I don't mind it being in here for one game," the unknown groundskeeper quoted Spurrier saying, "but we have recruits coming in January 13, and I want that checkerboard out of there.
Analyst Pat Haden
Throughout the recorded history of Tennessee football, a number of things have happened that make for great conversation whenever Vol fans might get together, in person or on the chat boards.
When Tennessee accepted an invitation to play Virginia Tech in the 1994 Gator Bowl, the stadium in Jacksonville was under construction, so the game was moved . . . to Florida Field/Ben Hill Griffin Stadium in Gainesville.
It is a tradition of bowl games that each team is honored, one in each end zone. One of the strangest sights of this or any other year was the trademark orange and white checkerboard in the north end zone. As the "home team," Tennessee also used the Gators' dressing room.
As for the checkerboard end zone, analyst Pat Haden noted on the WTBS broadcast that Steve Spurrier had some definite thoughts about the Vol squares being seen on the Florida greensward.
"I was talking to the groundskeeper before this game," Haden said during the telecast.
"I don't mind it being in here for one game," the unknown groundskeeper quoted Spurrier saying, "but we have recruits coming in January 13, and I want that checkerboard out of there."
There is no doubt the checkerboard vanished quickly, maybe mere hours after the game.
When Tennessee and UNLV squared off in the season opener Sunday, Sept. 5, 2004, the Vols wore their "throwback jerseys," the white shirts with the orange collar used for eight road games between 1971-73. For the first time since the 1976 Ole Miss game, the visiting team came out in its home uniforms.
Occasionally, there are times uniforms look too much alike.
When Tennessee and Virginia met on homecoming 1980, you could forgive Vol fans for rubbing their eyes when Tennessee came out in orange shirts and orange pants, and the Cavaliers showed up in white shirts and orange pants. The lack of color contrast didn't seem to bother Virginia. The Cavaliers won 16-13.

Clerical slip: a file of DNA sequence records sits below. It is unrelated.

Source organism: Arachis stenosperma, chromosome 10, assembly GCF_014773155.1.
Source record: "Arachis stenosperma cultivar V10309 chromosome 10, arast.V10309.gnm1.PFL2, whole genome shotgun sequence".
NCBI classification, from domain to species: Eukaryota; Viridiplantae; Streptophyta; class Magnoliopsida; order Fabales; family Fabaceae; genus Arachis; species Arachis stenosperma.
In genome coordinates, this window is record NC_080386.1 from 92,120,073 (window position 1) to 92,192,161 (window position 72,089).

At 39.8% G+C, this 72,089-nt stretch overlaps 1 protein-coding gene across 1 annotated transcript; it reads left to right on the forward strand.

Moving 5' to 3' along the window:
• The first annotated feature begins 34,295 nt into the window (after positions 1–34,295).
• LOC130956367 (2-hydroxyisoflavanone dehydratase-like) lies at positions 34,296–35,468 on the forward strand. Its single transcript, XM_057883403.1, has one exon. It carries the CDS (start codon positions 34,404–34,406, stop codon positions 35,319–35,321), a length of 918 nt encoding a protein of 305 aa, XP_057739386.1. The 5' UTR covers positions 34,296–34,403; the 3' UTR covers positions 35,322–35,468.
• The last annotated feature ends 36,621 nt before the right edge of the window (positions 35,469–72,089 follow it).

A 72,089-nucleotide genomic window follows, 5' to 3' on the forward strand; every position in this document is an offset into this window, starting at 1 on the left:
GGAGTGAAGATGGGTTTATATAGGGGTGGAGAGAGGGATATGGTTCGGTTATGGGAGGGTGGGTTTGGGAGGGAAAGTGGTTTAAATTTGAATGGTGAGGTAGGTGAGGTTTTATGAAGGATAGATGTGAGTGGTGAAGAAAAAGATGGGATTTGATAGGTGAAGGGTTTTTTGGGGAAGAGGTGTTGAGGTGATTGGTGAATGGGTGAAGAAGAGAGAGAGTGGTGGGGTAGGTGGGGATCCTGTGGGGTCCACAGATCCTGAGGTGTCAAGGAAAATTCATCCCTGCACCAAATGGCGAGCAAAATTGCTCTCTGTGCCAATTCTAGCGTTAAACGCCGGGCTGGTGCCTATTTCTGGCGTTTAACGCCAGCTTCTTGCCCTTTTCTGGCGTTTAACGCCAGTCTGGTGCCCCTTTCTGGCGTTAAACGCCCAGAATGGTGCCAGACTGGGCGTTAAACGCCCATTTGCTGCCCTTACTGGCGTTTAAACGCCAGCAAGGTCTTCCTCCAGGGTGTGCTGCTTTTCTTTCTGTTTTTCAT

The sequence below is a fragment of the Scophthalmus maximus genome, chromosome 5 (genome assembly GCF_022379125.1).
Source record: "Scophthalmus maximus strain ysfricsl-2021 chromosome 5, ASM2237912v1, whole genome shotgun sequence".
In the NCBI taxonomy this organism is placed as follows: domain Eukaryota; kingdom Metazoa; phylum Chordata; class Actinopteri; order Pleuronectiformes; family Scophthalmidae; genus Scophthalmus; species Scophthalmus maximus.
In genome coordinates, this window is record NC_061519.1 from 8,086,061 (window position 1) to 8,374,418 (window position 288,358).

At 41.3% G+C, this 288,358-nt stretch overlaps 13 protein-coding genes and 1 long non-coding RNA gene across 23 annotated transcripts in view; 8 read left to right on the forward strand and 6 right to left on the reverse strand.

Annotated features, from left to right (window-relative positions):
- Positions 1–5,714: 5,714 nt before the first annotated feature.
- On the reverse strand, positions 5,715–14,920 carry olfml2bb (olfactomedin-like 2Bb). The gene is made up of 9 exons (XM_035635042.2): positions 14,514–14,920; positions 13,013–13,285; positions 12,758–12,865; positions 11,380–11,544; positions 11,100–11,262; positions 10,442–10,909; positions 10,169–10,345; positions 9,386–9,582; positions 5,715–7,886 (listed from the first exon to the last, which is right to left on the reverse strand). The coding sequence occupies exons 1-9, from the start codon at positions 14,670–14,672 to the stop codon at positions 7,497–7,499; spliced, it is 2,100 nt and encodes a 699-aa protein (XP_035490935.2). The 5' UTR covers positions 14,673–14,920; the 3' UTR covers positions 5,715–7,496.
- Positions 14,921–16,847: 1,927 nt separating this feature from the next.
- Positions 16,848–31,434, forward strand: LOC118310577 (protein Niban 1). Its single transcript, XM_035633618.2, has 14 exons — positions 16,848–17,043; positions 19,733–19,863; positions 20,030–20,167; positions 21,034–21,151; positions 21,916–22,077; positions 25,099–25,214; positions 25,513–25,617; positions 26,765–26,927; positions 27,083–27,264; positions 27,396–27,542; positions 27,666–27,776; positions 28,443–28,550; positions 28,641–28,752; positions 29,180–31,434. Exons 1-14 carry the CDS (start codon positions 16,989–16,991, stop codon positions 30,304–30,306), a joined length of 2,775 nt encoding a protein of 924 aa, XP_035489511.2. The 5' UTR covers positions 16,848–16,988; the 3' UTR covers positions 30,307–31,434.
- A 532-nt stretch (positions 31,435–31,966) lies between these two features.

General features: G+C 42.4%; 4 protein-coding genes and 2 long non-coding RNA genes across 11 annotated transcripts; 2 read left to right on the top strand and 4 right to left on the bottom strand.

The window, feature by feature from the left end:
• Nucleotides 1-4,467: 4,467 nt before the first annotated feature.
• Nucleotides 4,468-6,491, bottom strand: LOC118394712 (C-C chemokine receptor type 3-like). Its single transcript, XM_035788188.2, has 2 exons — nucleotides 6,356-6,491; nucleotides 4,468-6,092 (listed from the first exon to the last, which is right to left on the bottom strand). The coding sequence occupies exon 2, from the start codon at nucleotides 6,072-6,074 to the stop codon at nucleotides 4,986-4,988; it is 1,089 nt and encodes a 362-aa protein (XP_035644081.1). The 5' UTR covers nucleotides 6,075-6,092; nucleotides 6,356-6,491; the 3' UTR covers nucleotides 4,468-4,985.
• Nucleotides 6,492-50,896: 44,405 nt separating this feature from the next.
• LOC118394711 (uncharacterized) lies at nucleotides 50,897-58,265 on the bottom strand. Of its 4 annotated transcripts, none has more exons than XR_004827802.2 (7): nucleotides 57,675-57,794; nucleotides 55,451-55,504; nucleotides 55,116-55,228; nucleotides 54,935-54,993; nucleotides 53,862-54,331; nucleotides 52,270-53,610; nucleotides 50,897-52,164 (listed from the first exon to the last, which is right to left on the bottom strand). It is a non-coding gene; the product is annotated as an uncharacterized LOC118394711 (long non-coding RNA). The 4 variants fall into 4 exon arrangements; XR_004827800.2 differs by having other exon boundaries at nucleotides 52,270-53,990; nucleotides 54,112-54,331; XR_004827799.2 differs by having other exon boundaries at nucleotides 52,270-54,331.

The 1969 home finale against Vanderbilt showcased Tennessee wearing orange jerseys and Vanderbilt in their bright gold shirts. It was a sunny November day in Knoxville, and the jerseys looked nearly identical. From the stands, only the helmets, Tennessee in white and Vandy in gold, really differentiated the teams.
Vanderbilt head coach Bill Pace suggested, ever so gently, that Tennessee would wear its white jerseys in 1970 in Nashville. That didn't happen. It was an overcast day. Vandy apparently had darkened its jerseys ever so slightly, and all was well. Tennessee, as was its custom, did wear orange, and did win.
A year later, the Vols started wearing white on the road when called for by SEC, later NCAA, rules.
Speaking of jerseys, LSU wore its purple jerseys in 1989 and 1992 games against Tennessee at Tiger Stadium, again per NCAA rules. It looked a little strange for those of us used to seeing LSU in white at home.
When the Vols went to Baton Rouge in 2000, the rules had changed, with LSU now wearing the traditional white shirts. White shirts or not, LSU pulled out an overtime victory.
In the 1996 Citrus Bowl, Northwestern wore black shirts and purple pants, making a serious sartorial statement unmatched in Tennessee football history. The Vols wore the more conventional white shirts and white pants, winning 48-28, despite blowing a 21-0 lead.
There was a time Vol fans had considered the white shirts a "jinx," citing losses to Texas in the 1953 Cotton Bowl (16-0), Alabama (35-0 in 1963), and Texas again in the 1969 Cotton Bowl (36-13) as "evidence."
The most radical Tennessee uniform came with the "Halloween jerseys" of 1963, orange with black numbers, uniforms that weren't a big hit. They went gently into that good night at the end of the season. A 5-5 season and a new coach in town the next season helped make that happen.
Then there's the weather. In 2001, severe weather at Arkansas sent the teams to the dressing room, first during warm-ups and then again in the first half. Vol wide receiver Kelley Washington, just off a stint in pro baseball, had an astute observation: In baseball, the teams would just go home or to the hotel and play a doubleheader the next day.
With more than 70,000 fans in the stands from all parts of Tennessee and Arkansas, it was just a matter of waiting it out. After the Vols won 13-3, Tennessee's charter flight arrived home around 6 a.m. Sunday.
These unique happenings on the gridiron have contributed to a long and glorious tradition, happening often enough just to catch everybody's attention. You're not likely to see an orange and white checkerboard in either end zone on Florida Field any time soon. Nor should you ever see the "Halloween uniforms," except possibly in another "throw-back" game.
Tom Mattingly is the author of "The Tennessee Football Vault: The Story of the Tennessee Volunteers, 1891-2006" (2006), available in second edition at fine bookstores, and "Tennessee Football: The Peyton Manning Years" (1998). Comments may be sent to firstname.lastname@example.org. His News Sentinel blog is called "The Vol Historian."